Wednesday, April 23, 2014


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Iran Test-Fires Another New Missile, State Media Reports

The national flag flutters next to a ground-to-ground Sejil missile before being launched at an undisclosed location in Iran.
The national flag flutters next to a ground-to-ground Sejil missile before being launched at an undisclosed location in Iran.
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TEHRAN (Reuters) -- Iran has test-fired a new-generation surface-to-surface missile, state media said, and President Mahmud Ahmadinejad repeated once again that the Islamic republic would crush any power acting against it.

Iran's latest missile test followed persistent speculation in recent months of possible U.S. or Israeli strikes against its nuclear facilities, which the West suspects form part of a covert weapons program. Tehran denies the charge.

U.S. President-elect Barack Obama, like outgoing U.S. President George W. Bush, has not ruled out military action although he has criticized the Bush administration for not pushing for more diplomacy and engagement with Tehran.

The launch of the Sejil missile
Iran's Defense Minister Mostafa Mohammad Najjar said the Iranian-made missile named Sejil had "extremely high capabilities," had a range of close to 2,000 kilometers, and was only intended for defensive purposes.

"This missile test is in the framework of Iran's deterrent doctrine," the official IRNA news agency quoted him as saying, adding it had no connection with recent international events.

Iran's English-language Press TV said the Sejil missile had two stages, was of a type that used combined solid fuel, and showed the Islamic state's capability to "defend its soil."

A missile was shown soaring from a platform in desertlike terrain, leaving a long vapor trail.

'Iranian Machismo'

It came a day after media said the Revolutionary Guards had test-fired another missile called Samen near the Iraqi border.

"They do it [such tests] all the time. It's Iranian machismo," said Tim Ripley, an analyst at "Jane's Defense Weekly."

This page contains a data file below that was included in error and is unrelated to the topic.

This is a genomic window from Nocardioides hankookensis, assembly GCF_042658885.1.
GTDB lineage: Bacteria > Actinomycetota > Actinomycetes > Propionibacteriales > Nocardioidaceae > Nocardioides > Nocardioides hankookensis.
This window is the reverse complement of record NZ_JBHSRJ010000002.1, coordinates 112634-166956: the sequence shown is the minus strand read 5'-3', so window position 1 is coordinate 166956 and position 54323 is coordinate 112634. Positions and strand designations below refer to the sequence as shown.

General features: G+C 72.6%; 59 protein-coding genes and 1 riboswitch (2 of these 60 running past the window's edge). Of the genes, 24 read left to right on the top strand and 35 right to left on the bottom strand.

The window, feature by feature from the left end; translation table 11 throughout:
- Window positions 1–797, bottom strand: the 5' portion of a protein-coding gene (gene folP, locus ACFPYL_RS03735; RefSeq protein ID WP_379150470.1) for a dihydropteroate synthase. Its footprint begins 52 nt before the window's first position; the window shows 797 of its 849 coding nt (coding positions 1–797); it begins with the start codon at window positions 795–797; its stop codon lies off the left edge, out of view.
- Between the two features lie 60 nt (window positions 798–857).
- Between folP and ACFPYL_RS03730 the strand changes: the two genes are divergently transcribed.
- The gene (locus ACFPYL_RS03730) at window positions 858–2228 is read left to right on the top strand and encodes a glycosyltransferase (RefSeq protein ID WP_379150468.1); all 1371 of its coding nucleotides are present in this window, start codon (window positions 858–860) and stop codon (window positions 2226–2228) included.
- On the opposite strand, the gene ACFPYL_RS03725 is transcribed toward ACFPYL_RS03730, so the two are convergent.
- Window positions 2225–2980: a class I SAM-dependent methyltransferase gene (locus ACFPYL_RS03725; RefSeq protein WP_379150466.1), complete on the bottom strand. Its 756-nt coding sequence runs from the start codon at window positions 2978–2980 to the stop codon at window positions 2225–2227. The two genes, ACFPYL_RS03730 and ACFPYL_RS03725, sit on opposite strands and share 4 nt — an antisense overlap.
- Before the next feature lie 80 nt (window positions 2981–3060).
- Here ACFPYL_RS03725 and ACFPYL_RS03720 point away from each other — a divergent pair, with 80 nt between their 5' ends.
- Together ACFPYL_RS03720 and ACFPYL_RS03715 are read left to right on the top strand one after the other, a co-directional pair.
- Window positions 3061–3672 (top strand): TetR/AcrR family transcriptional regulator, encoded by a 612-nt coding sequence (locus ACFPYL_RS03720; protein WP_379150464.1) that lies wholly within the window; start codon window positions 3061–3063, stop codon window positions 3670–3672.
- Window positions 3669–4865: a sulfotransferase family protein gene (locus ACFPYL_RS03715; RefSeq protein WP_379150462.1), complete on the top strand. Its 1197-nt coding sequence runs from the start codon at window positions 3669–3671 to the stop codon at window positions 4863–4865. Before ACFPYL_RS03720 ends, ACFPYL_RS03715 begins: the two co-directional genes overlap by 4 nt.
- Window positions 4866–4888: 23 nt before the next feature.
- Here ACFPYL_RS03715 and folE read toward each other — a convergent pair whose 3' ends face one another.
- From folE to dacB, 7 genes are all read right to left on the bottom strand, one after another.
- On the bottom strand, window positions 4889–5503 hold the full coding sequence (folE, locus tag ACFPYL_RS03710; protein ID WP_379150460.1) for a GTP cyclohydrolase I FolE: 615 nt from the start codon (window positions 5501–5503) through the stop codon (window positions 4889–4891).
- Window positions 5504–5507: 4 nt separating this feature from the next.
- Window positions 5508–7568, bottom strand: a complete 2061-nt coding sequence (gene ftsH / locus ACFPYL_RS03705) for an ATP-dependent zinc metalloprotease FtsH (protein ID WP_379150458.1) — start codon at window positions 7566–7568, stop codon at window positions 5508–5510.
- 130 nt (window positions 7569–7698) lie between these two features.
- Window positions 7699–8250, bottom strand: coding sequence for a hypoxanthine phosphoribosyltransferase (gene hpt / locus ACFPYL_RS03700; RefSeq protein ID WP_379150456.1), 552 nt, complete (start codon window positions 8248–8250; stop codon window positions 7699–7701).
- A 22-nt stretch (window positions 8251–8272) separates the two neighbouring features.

Two stages could increase a missile's range, Ripley said, noting that Iran had in the past borrowed technology from North Korea although he said he could not say if that was true this time.

The United States accuses Iran of seeking to build atomic bombs. Iran says it only aims to generate electricity.

Iran has said it would respond to any attack by targeting U.S. interests and U.S. ally Israel, as well as closing the Strait of Hormuz, a vital route for world oil supplies.

It test-fired nine missiles in July, including one that reportedly could reach Israel and U.S. bases in the Middle East.

President Ahmadinejad, who often rails against the West, told a rally in the northern province of Mazandaran that Iran would defeat its enemies.

"The Iranian nation defends its honor and whichever power that wants to stand against the movement of the Iranian nation, the Iranian nation will crush it under its foot and slap it on the mouth," he said in a speech broadcast live on television.

Last week, Iran's military said U.S. helicopters had been seen flying close to Iran's border and that it would respond to any violation, a message analysts said seemed directed at Obama more than U.S. troops in Iraq.

It followed a cross-border raid last month by U.S. forces into Syria, a move that was condemned by Damascus and Tehran,

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